The interest in phytogenic feed additives has considerably increased during the past years. Phytogenic feed additives are commonly defined as plant-derived compounds incorporated into farm animals’ diets, such as herbs, spices and essential oils [58, 59]. They have bene- ficial effects on farm animals, including improvement of growth parameters through amelioration of feed properties, promotion of the animals’ production performance, and improving the quality of food derived from those animals [58].


The mode of their action as feed additives is still not fully understood. However, many studies reported antimicrobial, antioxidative and growth-promoting effects [58–60]. The potential mechanisms of their action include: (a) antimicrobial effects: Oregano and thyme are among those which have received a great deal of interest [58, 60–62]; (b) antioxidative effects: phytogenic feed additives derived from plants high in terpenes (e.g. rosemary, oregano and thyme) have anti-oxidative properties, mainly due to their phenolic terpenes [58, 63–65]; (c) growth-promoting effects (increased feed intake, improved gut function and dietary palatability): their stimulatory effect on feed intake is probably due to the improvement in the dietary palatability of resulting from the enhanced flavour and odour, especially with the use of essential oils [65, 66].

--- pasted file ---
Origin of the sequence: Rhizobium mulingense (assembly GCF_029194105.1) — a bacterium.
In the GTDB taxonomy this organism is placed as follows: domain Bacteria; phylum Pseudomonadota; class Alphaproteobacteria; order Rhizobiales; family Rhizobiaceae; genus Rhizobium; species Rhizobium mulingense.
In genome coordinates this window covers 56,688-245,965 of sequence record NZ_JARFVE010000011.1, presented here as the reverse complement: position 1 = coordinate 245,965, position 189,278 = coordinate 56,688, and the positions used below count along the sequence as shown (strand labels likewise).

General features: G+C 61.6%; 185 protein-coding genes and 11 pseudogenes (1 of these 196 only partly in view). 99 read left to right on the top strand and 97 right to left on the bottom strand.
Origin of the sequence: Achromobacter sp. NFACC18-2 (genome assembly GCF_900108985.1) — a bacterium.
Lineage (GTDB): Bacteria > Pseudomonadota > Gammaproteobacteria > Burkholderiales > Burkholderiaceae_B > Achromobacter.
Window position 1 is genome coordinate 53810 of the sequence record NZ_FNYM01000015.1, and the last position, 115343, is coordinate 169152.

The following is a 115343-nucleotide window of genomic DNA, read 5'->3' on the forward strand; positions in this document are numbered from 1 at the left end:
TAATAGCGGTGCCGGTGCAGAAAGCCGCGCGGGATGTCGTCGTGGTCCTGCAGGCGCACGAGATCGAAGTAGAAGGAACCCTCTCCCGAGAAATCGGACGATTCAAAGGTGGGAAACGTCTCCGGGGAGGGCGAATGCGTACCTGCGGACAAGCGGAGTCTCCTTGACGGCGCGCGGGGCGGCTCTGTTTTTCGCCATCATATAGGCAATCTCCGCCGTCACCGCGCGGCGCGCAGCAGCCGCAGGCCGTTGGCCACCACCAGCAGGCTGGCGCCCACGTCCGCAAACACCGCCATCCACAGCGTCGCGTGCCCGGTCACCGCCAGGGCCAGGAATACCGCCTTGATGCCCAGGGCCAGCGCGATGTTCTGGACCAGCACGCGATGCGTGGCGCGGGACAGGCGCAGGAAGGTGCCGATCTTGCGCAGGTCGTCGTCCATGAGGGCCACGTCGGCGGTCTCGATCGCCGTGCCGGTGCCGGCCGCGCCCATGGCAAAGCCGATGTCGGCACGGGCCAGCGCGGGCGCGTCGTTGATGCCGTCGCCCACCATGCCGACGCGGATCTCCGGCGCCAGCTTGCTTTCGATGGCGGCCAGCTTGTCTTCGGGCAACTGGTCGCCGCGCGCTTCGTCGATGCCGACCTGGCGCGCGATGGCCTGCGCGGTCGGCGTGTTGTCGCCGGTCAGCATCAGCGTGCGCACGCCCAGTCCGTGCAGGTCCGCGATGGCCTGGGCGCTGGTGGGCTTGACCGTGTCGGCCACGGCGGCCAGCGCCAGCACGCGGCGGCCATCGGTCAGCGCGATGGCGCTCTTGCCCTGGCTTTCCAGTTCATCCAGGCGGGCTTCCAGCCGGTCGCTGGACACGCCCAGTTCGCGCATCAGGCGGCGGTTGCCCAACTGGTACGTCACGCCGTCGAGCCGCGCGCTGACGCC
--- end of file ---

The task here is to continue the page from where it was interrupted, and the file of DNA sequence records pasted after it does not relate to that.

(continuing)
Recent studies indicated stabilizing effects (essential oils and oleoresins) on the ecosystem and the activity of GI microbial flora of swine [51, 66–68] associated with a decrease in microbial activity of the GI gut. Improvement in gut function is mainly attributed to the possible stimulatory effect of phytogenic substances on digestive secretions, such as digestive enzymes, bile and mucus [69]. Based on Greek experience, the use of phytogenics can have significant antimicrobial activity against Gramnegative bacteria (mainly E. coli), antioxidative action, enhance dietary palatability, improve the gut functions and promote growth performance and carcass quality of pigs [60, 70–73].


The phytogenic additives are a proven dietary supplement for poultry, containing a proprietary blend of plant extracts (essential oils, bitter substances, pungent substances and saponins). Some of these compounds stimulate appetite (e.g. menthol from peppermint), provide antioxidant protection (e.g. cinnamaldehyde from cinnamon) or suppress microbial growth (carvacrol from oregano). Because of possible ‘synergy’ between constituents, it remains unclear which components of etheric oil products may stimulate the endogenous digestive enzymes, act as an antioxidant, antimicrobial agent or immunomodulator. In vitro studies indicated antimicrobial effects with respective minimum inhibitory concentration (MIC)- values and spectrum of activity [74–76]. The antimicrobial activity is rather weak for ginger and pepper, medium for cumin (p-cymene), coriander (lialol), oregano (carvacrol), rosemary (cineol), sage (cineol) and thyme (thymol) and strong for clove (eugenol), mustard (allylisothiocyanate), cinnamon (cinnamaldehyde) and garlic (allicin) [77].